Pica8 Rolls Out SDN Reference Architecture for Cloud Providers
Pica8, one of a growing number of startups in an increasingly crowded and competitive field in the software-defined networking space, is rolling out an SDN reference architecture aimed at cloud providers.
Pica8 officials, who introduced the open reference architecture Dec. 10, said cloud providers can use the solution to build their own SDN solutions. The reference architecture brings together the Open vSwitch 1.7.1—a virtual switch that can be integrated with OpenStack—version 1.2 of the OpenFlow protocol that runs in Pica8’s own PicOS operating system, and the Ryu 1.4 OpenFlow controller that was created by NTT Laboratories. All this is brought together in a white box from Pica8.
The solution from Pica8—a startup begun in 2009 that spun out of Quanta earlier this year and came out of stealth mode with the introduction of the reference architecture and its technology—joins a growing list of SDN offerings hitting the market. Interest in SDN is growing among both enterprises and service providers who are looking for ways to make their networks more dynamic, automated, scalable and cost-effective.
SDN’s are designed to essentially take many of the networking tasks—such as directing traffic and minimizing latency—now being performed on expensive pieces of hardware, such as switches, and do them instead in software. Established networking vendors from Cisco Systems to Hewlett-Packard to Juniper Networks are beginning to bring SDN elements to their offerings, while startups like Pica8, Big Switch Networks and Adara are coming into the market with their own solutions.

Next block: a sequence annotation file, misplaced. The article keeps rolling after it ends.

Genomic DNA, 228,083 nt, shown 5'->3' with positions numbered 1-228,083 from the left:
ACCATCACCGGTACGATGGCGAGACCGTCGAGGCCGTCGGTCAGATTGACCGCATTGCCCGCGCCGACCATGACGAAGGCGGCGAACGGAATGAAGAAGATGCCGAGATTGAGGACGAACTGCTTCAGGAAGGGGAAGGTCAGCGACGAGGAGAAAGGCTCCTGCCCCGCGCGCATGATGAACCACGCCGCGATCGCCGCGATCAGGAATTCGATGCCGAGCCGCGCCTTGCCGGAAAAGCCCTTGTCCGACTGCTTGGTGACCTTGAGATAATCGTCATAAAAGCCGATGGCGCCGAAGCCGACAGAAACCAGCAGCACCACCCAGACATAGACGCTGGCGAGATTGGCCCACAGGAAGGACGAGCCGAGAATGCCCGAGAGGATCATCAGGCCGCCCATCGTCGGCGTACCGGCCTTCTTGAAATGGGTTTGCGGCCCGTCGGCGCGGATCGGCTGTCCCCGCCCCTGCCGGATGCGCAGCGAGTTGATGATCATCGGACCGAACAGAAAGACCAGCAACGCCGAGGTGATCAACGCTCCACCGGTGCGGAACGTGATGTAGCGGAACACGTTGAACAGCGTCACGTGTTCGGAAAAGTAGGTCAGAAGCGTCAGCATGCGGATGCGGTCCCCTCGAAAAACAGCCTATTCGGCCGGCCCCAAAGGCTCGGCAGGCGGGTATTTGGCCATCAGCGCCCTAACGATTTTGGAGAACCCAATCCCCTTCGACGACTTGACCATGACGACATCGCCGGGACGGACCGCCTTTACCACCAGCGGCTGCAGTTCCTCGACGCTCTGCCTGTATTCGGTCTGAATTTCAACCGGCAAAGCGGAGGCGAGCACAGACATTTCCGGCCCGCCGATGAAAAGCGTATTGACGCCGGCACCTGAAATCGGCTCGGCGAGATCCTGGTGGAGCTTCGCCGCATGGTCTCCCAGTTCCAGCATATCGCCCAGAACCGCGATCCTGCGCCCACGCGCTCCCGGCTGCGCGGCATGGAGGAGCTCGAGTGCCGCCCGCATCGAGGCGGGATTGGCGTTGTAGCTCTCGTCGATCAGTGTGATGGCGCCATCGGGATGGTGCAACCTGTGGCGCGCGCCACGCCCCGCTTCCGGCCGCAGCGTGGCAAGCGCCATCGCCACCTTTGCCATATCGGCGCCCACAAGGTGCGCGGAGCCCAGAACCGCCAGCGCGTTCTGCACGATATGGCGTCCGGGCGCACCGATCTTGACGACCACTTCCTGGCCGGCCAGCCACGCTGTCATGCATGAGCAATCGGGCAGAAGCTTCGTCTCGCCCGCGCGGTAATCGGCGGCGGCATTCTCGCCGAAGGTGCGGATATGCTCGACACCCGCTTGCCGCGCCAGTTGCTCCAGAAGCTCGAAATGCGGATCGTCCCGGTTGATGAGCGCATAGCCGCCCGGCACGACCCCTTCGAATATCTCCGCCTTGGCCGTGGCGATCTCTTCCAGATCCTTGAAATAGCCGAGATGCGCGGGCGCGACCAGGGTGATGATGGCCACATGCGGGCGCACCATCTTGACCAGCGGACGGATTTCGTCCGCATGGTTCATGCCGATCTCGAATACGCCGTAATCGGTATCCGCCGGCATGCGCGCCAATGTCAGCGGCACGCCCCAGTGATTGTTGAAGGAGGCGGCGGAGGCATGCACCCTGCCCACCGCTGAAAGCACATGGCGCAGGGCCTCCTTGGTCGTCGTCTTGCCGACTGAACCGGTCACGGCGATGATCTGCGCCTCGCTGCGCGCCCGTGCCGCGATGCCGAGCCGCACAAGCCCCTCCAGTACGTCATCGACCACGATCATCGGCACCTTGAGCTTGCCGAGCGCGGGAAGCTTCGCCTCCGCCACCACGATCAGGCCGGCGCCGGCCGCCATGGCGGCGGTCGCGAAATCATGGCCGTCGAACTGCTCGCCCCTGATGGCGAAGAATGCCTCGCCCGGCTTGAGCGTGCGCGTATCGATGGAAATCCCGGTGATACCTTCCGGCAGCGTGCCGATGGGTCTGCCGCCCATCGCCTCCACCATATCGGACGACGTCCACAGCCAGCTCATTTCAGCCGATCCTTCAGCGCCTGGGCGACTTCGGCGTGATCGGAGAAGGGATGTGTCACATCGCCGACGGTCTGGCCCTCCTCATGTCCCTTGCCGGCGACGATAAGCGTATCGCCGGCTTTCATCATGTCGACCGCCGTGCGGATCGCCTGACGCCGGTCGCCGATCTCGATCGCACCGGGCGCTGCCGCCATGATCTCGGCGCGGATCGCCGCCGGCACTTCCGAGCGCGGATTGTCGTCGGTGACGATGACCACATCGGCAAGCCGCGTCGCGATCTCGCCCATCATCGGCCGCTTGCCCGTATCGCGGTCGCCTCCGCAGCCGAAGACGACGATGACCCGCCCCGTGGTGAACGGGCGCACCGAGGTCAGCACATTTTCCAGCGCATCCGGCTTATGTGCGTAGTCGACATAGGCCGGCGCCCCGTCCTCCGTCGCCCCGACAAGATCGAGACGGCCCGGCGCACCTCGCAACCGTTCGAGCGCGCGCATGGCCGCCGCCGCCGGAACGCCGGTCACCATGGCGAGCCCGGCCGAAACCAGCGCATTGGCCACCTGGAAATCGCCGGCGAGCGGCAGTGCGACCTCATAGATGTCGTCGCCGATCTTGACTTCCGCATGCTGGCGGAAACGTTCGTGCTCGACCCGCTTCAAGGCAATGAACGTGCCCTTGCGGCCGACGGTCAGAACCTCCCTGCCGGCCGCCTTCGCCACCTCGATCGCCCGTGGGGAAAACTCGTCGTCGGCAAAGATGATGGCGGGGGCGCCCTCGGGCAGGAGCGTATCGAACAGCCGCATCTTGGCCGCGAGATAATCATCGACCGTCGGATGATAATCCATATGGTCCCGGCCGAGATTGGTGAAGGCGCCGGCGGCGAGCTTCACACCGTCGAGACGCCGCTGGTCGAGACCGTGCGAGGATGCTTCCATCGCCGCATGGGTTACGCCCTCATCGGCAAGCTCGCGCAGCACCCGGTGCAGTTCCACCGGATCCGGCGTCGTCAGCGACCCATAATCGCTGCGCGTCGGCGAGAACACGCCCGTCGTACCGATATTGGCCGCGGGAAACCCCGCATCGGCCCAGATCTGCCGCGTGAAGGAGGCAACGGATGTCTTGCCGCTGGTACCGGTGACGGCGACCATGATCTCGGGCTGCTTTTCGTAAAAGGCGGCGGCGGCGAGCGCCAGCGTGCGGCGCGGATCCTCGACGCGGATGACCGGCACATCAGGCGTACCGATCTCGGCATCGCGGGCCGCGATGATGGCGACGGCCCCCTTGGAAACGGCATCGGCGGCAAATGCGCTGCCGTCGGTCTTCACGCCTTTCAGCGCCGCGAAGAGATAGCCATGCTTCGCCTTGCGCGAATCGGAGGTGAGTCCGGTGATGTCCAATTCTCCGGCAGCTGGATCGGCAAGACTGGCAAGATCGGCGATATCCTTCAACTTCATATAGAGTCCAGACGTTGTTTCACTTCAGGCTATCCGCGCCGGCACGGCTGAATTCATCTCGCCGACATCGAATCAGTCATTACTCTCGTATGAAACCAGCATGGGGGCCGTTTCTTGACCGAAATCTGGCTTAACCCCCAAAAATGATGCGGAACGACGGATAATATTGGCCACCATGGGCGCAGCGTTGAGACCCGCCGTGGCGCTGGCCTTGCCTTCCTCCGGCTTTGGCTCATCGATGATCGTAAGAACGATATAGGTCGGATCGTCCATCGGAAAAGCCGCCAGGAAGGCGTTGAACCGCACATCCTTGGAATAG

Companies like VMware and Oracle, which have little or no networking expertise but are growing their data center solutions, are getting into the SDN game through acquisitions of smaller vendors like Nicira and Xsigo, respectively.
Steve Garrison, Pica8’s vice president of marketing, told eWEEK that the company saw an opportunity to bring the reference architecture into the market to fill a need. While enterprises are looking for complete SDN solutions to bring into their data centers, cloud service providers are more interest in getting a base solution that they can build on and then offer as a service to customers. With the Pica8 reference architecture, service providers can now do just that.
“We’re trying to get the conversation past ‘what’s inside’ and more to ‘what can I really do with it?’” Garrison said. “We wanted to give developers a platform to play with.”
Given this, it was important to build a reference architecture that leverages the various emerging open network protocols, such as Open vSwitch, OpenFlow and OpenStack. Service providers “aren’t looking for a turnkey solution,” he said. “They’re looking for a platform they can customize.”
The nascent SDN market is still in its early days, and while there are some early adopters—mostly companies with massive data centers that are looking to improve performance while driving down operating costs—working to leverage SDN and network virtualization technologies, most enterprises and service providers are still in the investigatory stage, Garrison said.
Data centers have seen SDN technology and “played with it. Have they deployed it? No, not yet,” he said. “But they are looking at it.”
Still, Pica8 has some customers, including Baidu, the giant search vendor in China, and Yahoo Japan, according to Garrison. Other such companies will follow suit in adopting SDN, which makes networks more programmable and customizable than current network infrastructures, which require much more manual intervention, he said.
Making the networks more automated and dynamic will help drive down operating costs; Garrison said operating expenses currently can account for as much as 90 percent of what some companies spend on their networks.
“They get the pain,” he said, adding that they now are investigating SDNs to see how they can help. “People are still figuring out what it means. … There’s a lot of questions to be answered.”
Pica8 officials expect that their reference architectures—the first one released Dec. 10 will be followed by more in the months to come—will help answer some of those questions.